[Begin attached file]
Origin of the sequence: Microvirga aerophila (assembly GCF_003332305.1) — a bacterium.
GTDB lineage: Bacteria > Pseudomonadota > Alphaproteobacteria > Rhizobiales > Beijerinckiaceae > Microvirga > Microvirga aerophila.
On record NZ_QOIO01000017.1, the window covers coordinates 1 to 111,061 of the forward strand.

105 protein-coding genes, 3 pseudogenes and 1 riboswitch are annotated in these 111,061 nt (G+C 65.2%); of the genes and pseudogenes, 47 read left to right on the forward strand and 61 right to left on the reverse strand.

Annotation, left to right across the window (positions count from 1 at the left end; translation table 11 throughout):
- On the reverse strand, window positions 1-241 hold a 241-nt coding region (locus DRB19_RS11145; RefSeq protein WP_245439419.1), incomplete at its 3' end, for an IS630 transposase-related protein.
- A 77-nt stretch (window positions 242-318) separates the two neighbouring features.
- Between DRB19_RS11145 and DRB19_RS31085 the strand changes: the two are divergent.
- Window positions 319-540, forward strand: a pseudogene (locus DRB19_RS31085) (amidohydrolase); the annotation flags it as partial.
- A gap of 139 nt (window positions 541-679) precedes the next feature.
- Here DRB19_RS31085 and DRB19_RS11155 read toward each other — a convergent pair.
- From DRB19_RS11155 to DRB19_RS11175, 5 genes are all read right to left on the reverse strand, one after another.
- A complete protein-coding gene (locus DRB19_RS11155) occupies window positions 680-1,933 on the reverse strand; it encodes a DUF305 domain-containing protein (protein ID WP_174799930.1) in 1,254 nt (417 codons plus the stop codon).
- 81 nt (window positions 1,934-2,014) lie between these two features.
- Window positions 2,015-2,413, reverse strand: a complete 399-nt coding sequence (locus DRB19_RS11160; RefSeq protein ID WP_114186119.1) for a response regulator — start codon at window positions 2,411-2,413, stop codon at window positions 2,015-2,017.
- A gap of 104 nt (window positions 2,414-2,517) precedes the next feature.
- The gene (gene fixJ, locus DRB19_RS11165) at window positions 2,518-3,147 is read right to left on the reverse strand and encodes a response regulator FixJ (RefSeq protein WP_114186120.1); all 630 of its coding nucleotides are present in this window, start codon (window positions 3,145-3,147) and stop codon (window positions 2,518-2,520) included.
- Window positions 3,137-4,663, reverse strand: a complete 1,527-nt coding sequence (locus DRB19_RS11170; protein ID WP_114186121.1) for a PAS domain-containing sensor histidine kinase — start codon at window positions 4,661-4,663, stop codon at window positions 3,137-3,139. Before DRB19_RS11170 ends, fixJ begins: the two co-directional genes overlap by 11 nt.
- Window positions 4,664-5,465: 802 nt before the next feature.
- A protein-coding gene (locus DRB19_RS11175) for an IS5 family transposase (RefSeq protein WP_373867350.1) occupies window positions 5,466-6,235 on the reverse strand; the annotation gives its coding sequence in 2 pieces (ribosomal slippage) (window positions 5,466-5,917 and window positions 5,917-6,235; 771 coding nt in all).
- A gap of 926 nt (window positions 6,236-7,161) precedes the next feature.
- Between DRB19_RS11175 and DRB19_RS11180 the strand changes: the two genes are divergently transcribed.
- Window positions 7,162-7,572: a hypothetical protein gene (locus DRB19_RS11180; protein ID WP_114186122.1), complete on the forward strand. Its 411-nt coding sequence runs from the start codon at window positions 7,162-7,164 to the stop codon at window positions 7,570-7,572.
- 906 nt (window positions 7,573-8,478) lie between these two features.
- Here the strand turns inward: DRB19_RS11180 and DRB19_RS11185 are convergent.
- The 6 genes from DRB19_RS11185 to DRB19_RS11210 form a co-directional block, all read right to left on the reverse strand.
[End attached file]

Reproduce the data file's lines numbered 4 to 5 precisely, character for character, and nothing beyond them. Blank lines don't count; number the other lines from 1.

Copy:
105 protein-coding genes, 3 pseudogenes and 1 riboswitch are annotated in these 111,061 nt (G+C 65.2%); of the genes and pseudogenes, 47 read left to right on the forward strand and 61 right to left on the reverse strand.

Annotation, left to right across the window (positions count from 1 at the left end; translation table 11 throughout):